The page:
This is the kind of thing where there's a good bit of wiggle room for asm optimization depending on platform, but the problem is, it's not worth selecting one approach at runtime (lest that overhead outweigh the gains). Instead, you'd need to inline the log2 into the higher level algorithm, and swap that out.

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Here's a few different versions for you: two plain integer ones, one and one fp/int trick.

Btw did you know there is a FPU assembler instruction to calculate y*log2(x)? It's called FYL2X
it works like this:
fld y
fld x
fyl2x
fstp [dest]

Ok, now on to the functions

// basic iterative version
unsigned int log2(unsigned int x)
{
int count = 0;

while(x>>=1)
count++;

return count;
}

// folding + 1 counting trick
unsigned int log2(unsigned int x)
{
x |= (x >> 1);
x |= (x >> 2);
x |= (x >> 4);
x |= (x >> 8);
x |= (x >> 16);
x >>= 1;
x -= (x >> 1) & 0x55555555;
x = ((x >> 2) & 0x33333333) + (x & 0x33333333);
x = ((x >> 4) + x) & 0x0f0f0f0f;
x += (x >> 8);
x += (x >> 16);
return x & 63;
}

// floating point trick
//This is accurate up to 2^25. After that, it gets these ones off by 1:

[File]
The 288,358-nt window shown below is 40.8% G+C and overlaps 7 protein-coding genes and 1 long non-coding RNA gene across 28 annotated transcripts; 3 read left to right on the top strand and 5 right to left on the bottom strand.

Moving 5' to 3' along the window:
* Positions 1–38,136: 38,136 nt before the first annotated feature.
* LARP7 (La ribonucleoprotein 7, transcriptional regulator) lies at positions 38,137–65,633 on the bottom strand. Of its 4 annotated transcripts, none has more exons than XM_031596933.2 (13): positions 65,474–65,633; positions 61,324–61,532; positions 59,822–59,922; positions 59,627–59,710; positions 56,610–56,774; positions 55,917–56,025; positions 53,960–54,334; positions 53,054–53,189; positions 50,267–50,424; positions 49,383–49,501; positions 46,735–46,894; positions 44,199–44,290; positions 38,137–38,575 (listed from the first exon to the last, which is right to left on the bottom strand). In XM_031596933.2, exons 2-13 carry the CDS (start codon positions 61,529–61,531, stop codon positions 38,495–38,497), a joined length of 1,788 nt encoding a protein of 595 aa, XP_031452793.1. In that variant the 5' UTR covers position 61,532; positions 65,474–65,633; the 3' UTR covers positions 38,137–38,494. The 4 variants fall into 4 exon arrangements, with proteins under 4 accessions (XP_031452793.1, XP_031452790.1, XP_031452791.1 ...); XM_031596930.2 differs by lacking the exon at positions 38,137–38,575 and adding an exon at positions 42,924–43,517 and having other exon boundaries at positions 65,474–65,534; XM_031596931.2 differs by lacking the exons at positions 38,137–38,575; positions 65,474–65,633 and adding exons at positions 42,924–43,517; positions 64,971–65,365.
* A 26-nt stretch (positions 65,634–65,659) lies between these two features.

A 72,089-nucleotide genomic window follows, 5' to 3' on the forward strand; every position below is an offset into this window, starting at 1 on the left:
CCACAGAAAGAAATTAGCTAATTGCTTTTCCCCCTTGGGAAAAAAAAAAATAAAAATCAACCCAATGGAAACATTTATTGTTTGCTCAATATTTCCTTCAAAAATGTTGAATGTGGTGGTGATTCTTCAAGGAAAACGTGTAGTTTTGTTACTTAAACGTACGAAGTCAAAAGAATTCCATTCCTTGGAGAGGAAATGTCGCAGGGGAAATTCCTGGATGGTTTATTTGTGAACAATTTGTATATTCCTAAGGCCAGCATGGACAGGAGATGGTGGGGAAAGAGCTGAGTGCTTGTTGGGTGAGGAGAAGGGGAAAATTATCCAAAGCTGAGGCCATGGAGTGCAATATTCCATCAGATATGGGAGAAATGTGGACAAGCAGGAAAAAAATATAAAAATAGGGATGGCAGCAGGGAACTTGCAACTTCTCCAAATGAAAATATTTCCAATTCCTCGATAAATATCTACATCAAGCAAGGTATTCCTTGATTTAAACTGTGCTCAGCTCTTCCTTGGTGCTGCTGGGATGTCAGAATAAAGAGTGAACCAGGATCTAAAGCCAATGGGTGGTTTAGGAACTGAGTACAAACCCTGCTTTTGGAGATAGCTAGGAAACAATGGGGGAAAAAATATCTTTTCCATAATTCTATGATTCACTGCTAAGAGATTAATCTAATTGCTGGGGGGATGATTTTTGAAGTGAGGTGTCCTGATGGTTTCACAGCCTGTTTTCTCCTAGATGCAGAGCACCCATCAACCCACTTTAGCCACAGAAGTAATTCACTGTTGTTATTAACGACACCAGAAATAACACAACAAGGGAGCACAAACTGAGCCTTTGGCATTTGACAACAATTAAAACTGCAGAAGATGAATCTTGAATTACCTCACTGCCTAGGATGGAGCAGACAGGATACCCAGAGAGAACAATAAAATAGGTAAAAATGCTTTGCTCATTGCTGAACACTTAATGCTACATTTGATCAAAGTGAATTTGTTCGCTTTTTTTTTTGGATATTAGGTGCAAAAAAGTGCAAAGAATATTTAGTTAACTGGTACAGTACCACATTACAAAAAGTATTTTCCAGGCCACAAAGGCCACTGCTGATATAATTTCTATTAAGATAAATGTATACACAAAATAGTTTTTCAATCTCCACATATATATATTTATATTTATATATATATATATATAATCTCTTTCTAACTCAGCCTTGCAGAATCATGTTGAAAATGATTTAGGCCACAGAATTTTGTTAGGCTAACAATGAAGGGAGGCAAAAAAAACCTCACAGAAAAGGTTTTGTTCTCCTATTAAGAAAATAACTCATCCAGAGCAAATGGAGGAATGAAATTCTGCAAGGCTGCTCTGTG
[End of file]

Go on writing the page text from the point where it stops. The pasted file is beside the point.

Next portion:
//2^25-1
//2^26-2 to 2^26-1
//2^27-4 to 2^27-1
//2^28-8 to 2^28-1
//2^29-16 to 2^29-1
//2^30-32 to 2^30-1
//2^31-64 to 2^31-1
//2^32-128 to 2^32-1

unsigned int log2_integer_approximate(unsigned int n){
*((float*)&n) = (float)n;
return ((n & (~((1<<23) - 1))) >> 23) - 127;
}

I figure you could make a really fast one with sse2 that calculates 4 of these at once. Unfortunately my processor doesn't have sse2 so if someone could test this for me that would be cool. Here is the asm pseudocode

__declspec(align(16)) int mask[4] = {0xff800000, 0xff800000, 0xff800000, 0xff800000};
__declspec(align(16)) int shifts[4] = {23, 23, 23, 23};
__declspec(align(16)) int subtracts[4] = {127, 127, 127, 127};

__asm{
movdqa xmm1, mask ; setup constants
movdqa xmm2, shifts
movdqa xmm3, subtracts
loop_label:
cvtdq2ps xmm0, [source + loop * 16] ; get numbers
andpd xmm0, xmm1 ; compute log2 approximation
psrld xmm0, xmm2
psubd xmm0, xmm3
movdqa [dest + loop * 16], xmm0 ; store result

if(termination-condition-not-met)
goto loop_label;
}

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K then your SSE example is based on what I described earlier. Still why a and ? If you don't cope with negative inputs (the real domain of log2 is R*+), logical shifts will be enough.

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Yes, you're right of course, the AND is not nessesary for unsigned numbers. I'm not quite sure why I left it in there :)

So the final version can do 4 integer log2 approximations in 4 sse2 instructions. Wow, that is massively fast, but I wonder, does this have a practical use? Does anyone need to calculate millions of log2's?

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Yes in terrain rendering for instance (say geomipmap with geomorphing), at each vertex or triangle, check if you need to subdivide (higher LOD)

metric error/view distance -> LOD

by doing :

LOD = _log2(err)-_log2(dist); // no need to remove the bias then

Or with more precision :
LOD = _log2(err/dist);